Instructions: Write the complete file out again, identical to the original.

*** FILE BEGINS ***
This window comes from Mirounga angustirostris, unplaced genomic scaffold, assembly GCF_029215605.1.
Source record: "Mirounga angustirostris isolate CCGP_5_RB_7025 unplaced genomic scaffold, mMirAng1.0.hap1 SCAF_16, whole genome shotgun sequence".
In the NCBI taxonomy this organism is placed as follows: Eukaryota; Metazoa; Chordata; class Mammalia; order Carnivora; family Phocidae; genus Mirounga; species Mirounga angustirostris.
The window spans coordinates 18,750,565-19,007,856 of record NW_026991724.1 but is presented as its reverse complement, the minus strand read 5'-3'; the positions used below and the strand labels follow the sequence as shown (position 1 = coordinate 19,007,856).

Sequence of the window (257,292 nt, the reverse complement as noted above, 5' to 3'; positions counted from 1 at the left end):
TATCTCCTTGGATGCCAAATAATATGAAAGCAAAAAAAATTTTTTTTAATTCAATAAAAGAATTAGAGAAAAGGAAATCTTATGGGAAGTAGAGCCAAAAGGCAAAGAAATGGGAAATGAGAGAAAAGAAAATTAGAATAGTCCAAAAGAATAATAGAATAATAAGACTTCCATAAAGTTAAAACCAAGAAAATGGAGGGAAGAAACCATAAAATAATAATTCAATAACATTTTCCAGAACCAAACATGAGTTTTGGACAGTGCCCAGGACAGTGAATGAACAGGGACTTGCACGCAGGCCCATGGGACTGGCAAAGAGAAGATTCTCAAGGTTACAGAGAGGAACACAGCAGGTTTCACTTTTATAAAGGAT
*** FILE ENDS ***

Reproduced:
This window comes from Mirounga angustirostris, unplaced genomic scaffold, assembly GCF_029215605.1.
Source record: "Mirounga angustirostris isolate CCGP_5_RB_7025 unplaced genomic scaffold, mMirAng1.0.hap1 SCAF_16, whole genome shotgun sequence".
In the NCBI taxonomy this organism is placed as follows: Eukaryota; Metazoa; Chordata; class Mammalia; order Carnivora; family Phocidae; genus Mirounga; species Mirounga angustirostris.
The window spans coordinates 18,750,565-19,007,856 of record NW_026991724.1 but is presented as its reverse complement, the minus strand read 5'-3'; the positions used below and the strand labels follow the sequence as shown (position 1 = coordinate 19,007,856).

Sequence of the window (257,292 nt, the reverse complement as noted above, 5' to 3'; positions counted from 1 at the left end):
TATCTCCTTGGATGCCAAATAATATGAAAGCAAAAAAAATTTTTTTTAATTCAATAAAAGAATTAGAGAAAAGGAAATCTTATGGGAAGTAGAGCCAAAAGGCAAAGAAATGGGAAATGAGAGAAAAGAAAATTAGAATAGTCCAAAAGAATAATAGAATAATAAGACTTCCATAAAGTTAAAACCAAGAAAATGGAGGGAAGAAACCATAAAATAATAATTCAATAACATTTTCCAGAACCAAACATGAGTTTTGGACAGTGCCCAGGACAGTGAATGAACAGGGACTTGCACGCAGGCCCATGGGACTGGCAAAGAGAAGATTCTCAAGGTTACAGAGAGGAACACAGCAGGTTTCACTTTTATAAAGGAT